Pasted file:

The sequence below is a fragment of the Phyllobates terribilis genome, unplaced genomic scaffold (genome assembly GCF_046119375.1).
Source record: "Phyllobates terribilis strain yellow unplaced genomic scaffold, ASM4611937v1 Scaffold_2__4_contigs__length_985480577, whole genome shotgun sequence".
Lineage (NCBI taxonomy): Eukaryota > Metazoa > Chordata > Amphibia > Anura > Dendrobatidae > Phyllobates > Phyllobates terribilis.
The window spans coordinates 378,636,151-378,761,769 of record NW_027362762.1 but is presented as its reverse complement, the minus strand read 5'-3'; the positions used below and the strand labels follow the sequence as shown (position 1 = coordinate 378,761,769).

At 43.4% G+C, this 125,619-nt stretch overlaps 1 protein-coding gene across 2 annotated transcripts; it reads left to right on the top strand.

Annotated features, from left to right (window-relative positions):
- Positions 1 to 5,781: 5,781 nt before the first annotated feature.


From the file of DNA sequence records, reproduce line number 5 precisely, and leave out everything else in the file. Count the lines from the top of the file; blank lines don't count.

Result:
At 43.4% G+C, this 125,619-nt stretch overlaps 1 protein-coding gene across 2 annotated transcripts; it reads left to right on the top strand.